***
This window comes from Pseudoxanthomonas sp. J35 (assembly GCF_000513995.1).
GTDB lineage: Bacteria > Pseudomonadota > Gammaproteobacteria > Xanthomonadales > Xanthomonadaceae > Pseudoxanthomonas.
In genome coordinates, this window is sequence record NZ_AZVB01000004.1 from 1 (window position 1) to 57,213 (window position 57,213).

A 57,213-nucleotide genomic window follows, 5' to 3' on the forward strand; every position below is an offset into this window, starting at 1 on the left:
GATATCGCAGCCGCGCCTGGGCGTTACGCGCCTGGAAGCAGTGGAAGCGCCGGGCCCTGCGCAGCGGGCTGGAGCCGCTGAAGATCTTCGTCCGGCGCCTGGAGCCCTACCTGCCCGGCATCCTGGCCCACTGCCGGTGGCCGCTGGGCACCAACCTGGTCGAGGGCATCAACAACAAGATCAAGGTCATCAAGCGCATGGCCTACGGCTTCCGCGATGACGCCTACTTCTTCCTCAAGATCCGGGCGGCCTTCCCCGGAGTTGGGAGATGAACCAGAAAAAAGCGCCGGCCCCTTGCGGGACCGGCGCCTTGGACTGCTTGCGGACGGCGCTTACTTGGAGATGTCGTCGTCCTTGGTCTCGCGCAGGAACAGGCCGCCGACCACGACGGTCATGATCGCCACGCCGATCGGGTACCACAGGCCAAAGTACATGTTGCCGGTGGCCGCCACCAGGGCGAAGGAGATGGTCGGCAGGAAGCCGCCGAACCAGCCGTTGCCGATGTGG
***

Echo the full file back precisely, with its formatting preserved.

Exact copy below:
This window comes from Pseudoxanthomonas sp. J35 (assembly GCF_000513995.1).
GTDB lineage: Bacteria > Pseudomonadota > Gammaproteobacteria > Xanthomonadales > Xanthomonadaceae > Pseudoxanthomonas.
In genome coordinates, this window is sequence record NZ_AZVB01000004.1 from 1 (window position 1) to 57,213 (window position 57,213).

A 57,213-nucleotide genomic window follows, 5' to 3' on the forward strand; every position below is an offset into this window, starting at 1 on the left:
GATATCGCAGCCGCGCCTGGGCGTTACGCGCCTGGAAGCAGTGGAAGCGCCGGGCCCTGCGCAGCGGGCTGGAGCCGCTGAAGATCTTCGTCCGGCGCCTGGAGCCCTACCTGCCCGGCATCCTGGCCCACTGCCGGTGGCCGCTGGGCACCAACCTGGTCGAGGGCATCAACAACAAGATCAAGGTCATCAAGCGCATGGCCTACGGCTTCCGCGATGACGCCTACTTCTTCCTCAAGATCCGGGCGGCCTTCCCCGGAGTTGGGAGATGAACCAGAAAAAAGCGCCGGCCCCTTGCGGGACCGGCGCCTTGGACTGCTTGCGGACGGCGCTTACTTGGAGATGTCGTCGTCCTTGGTCTCGCGCAGGAACAGGCCGCCGACCACGACGGTCATGATCGCCACGCCGATCGGGTACCACAGGCCAAAGTACATGTTGCCGGTGGCCGCCACCAGGGCGAAGGAGATGGTCGGCAGGAAGCCGCCGAACCAGCCGTTGCCGATGTGG